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The LM386


This is an examination of Zobel networks in relation to the LM386 chip. It explains why this is needed and also provides example values for the R and the C.

A Zobel network is often considered necessary at pin 5 (the output) of an LM386 audio amplifier IC. This network, typically consisting of a resistor and a capacitor in series, is connected across the output to ground. It serves several purposes:

  1. Stability: The Zobel network improves the stability of the amplifier by preventing oscillations, especially at high frequencies. The LM386, being a relatively simple and low-cost amplifier, can be prone to stability issues without proper bypassing and output networks.
  2. Load Interaction: It helps in mitigating the effects of reactive loads. Speakers are not purely resistive loads; they have inductive and capacitive components. The Zobel network helps to dampen the interactions between these reactive components and the amplifier.
  3. Frequency Response: It can also affect the frequency response of the amplifier, ensuring a more consistent output across the audio spectrum.

The typical values used in a Zobel network for an LM386 are a 10 ohm resistor and a 0.047µF capacitor, but these can vary depending on the specific application and desired characteristics. While the LM386 can function without a Zobel network, including it is a good practice for achieving better performance and reliability, especially in audio applications where quality and stability are important.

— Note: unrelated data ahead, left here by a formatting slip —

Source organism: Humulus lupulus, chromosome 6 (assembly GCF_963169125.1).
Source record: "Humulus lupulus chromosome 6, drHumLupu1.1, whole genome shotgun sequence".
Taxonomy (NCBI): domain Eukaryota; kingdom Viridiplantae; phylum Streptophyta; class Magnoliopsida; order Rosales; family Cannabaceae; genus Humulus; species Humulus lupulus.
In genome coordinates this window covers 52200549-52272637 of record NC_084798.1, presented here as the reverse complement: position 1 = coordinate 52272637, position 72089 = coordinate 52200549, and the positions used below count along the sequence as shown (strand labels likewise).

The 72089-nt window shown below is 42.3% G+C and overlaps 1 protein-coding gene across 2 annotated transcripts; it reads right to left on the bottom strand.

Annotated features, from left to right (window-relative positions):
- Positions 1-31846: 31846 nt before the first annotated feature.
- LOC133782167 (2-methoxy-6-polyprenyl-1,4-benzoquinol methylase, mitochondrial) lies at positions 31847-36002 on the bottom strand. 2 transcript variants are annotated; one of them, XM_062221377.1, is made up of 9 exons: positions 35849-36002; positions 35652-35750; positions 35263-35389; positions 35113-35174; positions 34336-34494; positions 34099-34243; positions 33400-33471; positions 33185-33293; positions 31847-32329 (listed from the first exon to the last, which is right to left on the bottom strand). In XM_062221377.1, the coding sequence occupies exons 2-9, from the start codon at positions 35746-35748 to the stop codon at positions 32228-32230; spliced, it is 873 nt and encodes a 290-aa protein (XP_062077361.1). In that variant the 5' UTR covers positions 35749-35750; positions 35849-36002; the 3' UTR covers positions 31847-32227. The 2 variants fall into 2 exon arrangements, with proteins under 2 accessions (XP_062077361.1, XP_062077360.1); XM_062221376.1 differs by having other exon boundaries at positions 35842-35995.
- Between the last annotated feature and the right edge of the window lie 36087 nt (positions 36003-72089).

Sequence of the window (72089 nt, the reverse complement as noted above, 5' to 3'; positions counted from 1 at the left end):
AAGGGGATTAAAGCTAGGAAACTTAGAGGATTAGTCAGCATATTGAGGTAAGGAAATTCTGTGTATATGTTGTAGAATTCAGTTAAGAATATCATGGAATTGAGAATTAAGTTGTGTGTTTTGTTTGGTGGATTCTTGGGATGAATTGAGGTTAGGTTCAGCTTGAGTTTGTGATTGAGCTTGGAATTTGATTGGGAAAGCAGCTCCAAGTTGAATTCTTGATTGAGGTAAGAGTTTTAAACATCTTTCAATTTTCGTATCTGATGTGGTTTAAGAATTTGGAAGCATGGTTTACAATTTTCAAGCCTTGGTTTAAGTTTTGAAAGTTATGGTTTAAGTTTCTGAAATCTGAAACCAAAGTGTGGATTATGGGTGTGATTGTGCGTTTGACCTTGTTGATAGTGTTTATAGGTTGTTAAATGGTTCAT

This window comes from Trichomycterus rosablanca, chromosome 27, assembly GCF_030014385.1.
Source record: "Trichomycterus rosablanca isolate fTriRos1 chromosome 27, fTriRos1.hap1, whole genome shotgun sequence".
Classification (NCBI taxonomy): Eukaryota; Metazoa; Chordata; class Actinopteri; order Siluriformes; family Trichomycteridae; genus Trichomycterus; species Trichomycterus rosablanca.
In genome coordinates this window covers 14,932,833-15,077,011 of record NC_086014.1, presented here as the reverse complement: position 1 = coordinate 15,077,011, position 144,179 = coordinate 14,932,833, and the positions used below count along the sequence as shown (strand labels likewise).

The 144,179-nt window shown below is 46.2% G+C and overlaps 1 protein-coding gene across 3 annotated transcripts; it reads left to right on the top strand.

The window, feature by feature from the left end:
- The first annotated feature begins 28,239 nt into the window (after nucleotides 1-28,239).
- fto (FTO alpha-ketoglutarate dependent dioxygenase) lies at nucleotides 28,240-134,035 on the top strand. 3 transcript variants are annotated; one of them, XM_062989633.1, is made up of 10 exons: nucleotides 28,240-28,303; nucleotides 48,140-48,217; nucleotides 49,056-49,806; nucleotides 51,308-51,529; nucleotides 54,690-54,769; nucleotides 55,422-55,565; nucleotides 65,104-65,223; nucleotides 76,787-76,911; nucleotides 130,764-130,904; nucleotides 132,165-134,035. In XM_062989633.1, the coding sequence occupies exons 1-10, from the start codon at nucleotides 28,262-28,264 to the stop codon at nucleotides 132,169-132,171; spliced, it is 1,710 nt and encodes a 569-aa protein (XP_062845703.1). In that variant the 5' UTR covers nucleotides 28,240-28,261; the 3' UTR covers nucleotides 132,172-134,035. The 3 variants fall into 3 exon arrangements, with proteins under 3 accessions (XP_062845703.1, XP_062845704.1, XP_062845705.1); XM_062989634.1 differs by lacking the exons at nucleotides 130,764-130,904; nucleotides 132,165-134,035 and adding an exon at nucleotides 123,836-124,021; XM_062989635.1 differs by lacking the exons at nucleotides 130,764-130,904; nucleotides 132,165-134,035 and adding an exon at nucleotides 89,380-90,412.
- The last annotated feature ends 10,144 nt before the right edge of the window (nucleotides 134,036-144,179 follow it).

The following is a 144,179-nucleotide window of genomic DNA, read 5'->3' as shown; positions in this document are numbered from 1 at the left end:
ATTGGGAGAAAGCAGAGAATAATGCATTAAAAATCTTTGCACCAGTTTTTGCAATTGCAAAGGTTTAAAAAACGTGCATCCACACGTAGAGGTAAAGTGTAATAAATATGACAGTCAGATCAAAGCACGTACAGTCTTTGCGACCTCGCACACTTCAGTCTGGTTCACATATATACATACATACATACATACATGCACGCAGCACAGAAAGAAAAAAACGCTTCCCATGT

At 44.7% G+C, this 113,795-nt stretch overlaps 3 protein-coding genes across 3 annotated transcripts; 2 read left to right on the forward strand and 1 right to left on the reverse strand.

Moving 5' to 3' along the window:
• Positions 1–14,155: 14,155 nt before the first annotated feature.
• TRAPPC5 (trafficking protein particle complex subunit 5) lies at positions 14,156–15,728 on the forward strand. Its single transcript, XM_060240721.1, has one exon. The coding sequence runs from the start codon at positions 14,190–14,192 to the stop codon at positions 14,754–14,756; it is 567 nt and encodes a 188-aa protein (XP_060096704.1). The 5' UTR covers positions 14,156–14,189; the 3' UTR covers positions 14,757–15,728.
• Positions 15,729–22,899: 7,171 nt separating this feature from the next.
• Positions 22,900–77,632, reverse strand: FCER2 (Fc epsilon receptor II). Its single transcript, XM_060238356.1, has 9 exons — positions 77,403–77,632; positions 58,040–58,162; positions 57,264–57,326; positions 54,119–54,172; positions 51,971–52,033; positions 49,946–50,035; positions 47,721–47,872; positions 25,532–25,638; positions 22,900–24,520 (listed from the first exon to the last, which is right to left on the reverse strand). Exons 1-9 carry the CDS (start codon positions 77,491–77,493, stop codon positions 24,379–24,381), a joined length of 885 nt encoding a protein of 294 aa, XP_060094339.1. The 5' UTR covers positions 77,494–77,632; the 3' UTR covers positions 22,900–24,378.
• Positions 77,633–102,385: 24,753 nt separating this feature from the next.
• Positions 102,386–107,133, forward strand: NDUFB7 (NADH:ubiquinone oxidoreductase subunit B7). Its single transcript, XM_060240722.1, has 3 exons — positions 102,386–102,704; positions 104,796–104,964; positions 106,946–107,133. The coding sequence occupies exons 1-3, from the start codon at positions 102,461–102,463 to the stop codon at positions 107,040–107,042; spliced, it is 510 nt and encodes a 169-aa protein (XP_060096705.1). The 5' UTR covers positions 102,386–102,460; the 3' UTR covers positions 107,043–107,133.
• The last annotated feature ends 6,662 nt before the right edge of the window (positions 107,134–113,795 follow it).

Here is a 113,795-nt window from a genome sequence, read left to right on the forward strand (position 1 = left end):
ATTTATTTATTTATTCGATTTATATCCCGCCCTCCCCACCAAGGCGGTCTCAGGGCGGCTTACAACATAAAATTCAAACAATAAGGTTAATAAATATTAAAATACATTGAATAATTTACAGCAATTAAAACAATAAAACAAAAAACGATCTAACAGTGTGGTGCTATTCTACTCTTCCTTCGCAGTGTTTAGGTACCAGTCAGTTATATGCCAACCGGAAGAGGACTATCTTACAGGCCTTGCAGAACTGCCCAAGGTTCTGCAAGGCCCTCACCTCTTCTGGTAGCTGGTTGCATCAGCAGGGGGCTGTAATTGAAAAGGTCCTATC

If you have an LM386 with no Zobel network, the horrific squealing you're experiencing is likely due to oscillations or instability in the LM386 circuit, which the Zobel network can help to eliminate.

The configuration you've described is correct for implementing a Zobel network on an LM386. You would connect a 10 ohm resistor (R) at pin 5 (the output) of the LM386. Then, you would connect a 47nF (nanofarad) capacitor (C) in series with this resistor. The other end of the capacitor would then be connected to ground.

This setup acts as a simple low-pass filter, which helps to stabilize the output against the inductive reactance of the speaker or other load, thus reducing the likelihood of high-frequency oscillations which can manifest as squealing or other unwanted noise.

It's important to note that while these values (10 ohms and 47nF) are commonly used, they might need to be adjusted based on the specific characteristics of your circuit, such as the type of speaker or the power supply. However, they are a good starting point for troubleshooting the issue you've described.